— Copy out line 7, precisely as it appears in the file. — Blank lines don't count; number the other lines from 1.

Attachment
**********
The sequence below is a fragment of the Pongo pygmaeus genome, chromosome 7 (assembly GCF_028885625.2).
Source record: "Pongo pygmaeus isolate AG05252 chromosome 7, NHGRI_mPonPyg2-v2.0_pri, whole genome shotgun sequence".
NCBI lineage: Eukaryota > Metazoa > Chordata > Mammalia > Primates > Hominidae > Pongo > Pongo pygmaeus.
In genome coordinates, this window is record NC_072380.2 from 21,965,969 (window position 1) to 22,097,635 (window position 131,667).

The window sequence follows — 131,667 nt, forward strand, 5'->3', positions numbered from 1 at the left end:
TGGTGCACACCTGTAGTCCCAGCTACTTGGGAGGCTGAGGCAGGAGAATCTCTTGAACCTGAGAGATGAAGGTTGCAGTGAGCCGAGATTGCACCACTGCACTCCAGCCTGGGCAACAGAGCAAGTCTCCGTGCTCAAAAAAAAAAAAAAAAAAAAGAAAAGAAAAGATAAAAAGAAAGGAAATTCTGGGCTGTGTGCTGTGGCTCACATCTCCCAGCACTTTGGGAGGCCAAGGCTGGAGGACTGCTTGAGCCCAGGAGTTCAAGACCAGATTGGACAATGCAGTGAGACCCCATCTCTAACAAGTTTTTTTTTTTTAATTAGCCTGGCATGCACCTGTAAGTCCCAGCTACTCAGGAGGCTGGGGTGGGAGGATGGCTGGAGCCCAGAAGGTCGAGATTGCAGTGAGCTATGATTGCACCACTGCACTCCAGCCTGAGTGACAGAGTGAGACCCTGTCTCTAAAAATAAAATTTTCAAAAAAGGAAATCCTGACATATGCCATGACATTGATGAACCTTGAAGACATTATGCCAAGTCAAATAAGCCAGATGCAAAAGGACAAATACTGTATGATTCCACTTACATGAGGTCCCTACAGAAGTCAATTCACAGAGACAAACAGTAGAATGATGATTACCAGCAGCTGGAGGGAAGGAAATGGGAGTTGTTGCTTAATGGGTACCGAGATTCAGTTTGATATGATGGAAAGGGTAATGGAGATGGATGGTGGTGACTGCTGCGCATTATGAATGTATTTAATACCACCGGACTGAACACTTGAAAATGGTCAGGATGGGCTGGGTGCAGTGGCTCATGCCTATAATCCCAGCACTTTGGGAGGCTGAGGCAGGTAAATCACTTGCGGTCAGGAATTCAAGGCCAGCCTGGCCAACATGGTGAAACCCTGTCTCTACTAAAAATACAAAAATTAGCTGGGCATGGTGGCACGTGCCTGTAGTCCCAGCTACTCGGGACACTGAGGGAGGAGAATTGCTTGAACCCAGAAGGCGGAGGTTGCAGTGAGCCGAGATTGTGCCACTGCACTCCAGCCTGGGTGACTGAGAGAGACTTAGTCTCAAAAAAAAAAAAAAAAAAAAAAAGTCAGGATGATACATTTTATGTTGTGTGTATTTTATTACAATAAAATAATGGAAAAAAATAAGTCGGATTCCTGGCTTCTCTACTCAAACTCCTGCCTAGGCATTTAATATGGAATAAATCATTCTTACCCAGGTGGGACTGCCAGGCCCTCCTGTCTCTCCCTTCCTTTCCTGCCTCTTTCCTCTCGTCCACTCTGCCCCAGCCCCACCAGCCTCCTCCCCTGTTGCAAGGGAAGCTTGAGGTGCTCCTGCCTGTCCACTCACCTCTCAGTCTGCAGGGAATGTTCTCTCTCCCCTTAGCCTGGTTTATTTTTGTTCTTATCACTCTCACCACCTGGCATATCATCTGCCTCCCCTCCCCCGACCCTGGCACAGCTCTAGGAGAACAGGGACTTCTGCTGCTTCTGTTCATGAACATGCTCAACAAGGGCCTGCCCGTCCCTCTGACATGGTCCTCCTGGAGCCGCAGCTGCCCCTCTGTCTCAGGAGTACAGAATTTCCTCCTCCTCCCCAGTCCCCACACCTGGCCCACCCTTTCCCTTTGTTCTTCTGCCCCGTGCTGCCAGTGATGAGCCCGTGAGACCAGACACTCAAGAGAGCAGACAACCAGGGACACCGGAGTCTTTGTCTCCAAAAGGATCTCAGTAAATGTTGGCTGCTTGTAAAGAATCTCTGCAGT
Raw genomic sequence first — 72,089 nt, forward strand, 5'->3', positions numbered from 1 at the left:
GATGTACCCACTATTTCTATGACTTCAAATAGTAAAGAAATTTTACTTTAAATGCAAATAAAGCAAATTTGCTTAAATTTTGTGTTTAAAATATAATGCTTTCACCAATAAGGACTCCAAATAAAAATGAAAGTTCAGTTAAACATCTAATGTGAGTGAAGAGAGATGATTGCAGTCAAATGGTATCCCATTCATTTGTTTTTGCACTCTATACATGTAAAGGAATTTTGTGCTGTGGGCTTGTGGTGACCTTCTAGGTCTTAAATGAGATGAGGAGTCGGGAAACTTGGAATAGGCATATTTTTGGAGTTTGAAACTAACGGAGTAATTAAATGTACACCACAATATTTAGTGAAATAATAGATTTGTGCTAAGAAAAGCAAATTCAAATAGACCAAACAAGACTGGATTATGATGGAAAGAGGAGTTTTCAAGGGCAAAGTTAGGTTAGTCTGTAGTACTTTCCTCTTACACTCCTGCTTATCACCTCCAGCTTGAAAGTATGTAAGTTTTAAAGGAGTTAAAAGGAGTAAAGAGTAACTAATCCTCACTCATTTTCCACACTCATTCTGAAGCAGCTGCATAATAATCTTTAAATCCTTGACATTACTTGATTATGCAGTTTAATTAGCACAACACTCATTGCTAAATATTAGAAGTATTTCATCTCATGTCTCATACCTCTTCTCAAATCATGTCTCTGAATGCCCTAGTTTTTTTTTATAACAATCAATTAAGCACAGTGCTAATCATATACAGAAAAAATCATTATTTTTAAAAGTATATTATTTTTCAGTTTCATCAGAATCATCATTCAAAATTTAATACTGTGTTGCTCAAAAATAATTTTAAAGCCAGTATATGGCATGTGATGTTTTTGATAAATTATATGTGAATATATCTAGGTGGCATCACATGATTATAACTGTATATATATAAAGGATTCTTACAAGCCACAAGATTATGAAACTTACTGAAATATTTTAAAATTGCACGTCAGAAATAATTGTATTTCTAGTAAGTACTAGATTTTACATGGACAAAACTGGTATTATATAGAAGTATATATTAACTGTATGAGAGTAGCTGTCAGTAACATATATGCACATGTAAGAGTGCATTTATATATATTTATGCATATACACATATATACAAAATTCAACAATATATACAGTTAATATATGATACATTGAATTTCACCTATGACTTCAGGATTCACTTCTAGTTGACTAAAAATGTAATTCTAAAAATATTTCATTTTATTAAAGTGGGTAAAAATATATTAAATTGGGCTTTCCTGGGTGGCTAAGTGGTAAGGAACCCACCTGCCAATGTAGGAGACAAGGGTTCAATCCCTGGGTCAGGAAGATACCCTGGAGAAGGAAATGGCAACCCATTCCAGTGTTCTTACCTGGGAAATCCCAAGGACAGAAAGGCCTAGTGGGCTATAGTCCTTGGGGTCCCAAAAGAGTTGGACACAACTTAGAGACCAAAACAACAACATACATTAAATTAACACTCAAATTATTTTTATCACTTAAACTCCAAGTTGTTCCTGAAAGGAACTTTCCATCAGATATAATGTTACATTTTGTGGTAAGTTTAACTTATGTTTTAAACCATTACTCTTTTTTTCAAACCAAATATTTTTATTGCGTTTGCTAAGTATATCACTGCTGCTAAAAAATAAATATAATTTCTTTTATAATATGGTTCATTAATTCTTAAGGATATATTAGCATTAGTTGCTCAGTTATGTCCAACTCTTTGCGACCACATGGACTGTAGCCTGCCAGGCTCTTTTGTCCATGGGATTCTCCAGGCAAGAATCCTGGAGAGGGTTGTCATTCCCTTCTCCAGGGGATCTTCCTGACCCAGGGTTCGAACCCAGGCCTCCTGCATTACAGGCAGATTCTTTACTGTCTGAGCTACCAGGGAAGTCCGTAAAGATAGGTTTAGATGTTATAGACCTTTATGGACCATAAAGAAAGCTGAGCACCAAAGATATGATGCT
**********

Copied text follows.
Raw genomic sequence first — 72,089 nt, forward strand, 5'->3', positions numbered from 1 at the left: